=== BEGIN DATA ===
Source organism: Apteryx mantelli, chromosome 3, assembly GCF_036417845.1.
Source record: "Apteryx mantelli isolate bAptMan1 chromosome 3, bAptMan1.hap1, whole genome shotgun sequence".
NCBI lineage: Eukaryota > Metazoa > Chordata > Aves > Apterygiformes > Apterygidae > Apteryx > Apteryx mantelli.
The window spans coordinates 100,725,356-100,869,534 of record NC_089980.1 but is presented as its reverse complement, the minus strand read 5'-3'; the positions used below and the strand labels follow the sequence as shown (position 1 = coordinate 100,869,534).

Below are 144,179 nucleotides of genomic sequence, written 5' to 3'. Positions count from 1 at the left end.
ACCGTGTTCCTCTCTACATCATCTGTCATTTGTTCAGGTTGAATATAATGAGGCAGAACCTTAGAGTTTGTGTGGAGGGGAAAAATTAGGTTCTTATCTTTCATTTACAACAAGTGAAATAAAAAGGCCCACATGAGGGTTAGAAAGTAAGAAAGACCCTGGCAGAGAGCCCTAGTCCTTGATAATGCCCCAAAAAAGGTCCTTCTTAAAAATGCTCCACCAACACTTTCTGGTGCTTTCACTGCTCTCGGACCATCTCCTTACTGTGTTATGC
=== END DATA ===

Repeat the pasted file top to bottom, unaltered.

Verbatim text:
Source organism: Apteryx mantelli, chromosome 3, assembly GCF_036417845.1.
Source record: "Apteryx mantelli isolate bAptMan1 chromosome 3, bAptMan1.hap1, whole genome shotgun sequence".
NCBI lineage: Eukaryota > Metazoa > Chordata > Aves > Apterygiformes > Apterygidae > Apteryx > Apteryx mantelli.
The window spans coordinates 100,725,356-100,869,534 of record NC_089980.1 but is presented as its reverse complement, the minus strand read 5'-3'; the positions used below and the strand labels follow the sequence as shown (position 1 = coordinate 100,869,534).

Below are 144,179 nucleotides of genomic sequence, written 5' to 3'. Positions count from 1 at the left end.
ACCGTGTTCCTCTCTACATCATCTGTCATTTGTTCAGGTTGAATATAATGAGGCAGAACCTTAGAGTTTGTGTGGAGGGGAAAAATTAGGTTCTTATCTTTCATTTACAACAAGTGAAATAAAAAGGCCCACATGAGGGTTAGAAAGTAAGAAAGACCCTGGCAGAGAGCCCTAGTCCTTGATAATGCCCCAAAAAAGGTCCTTCTTAAAAATGCTCCACCAACACTTTCTGGTGCTTTCACTGCTCTCGGACCATCTCCTTACTGTGTTATGC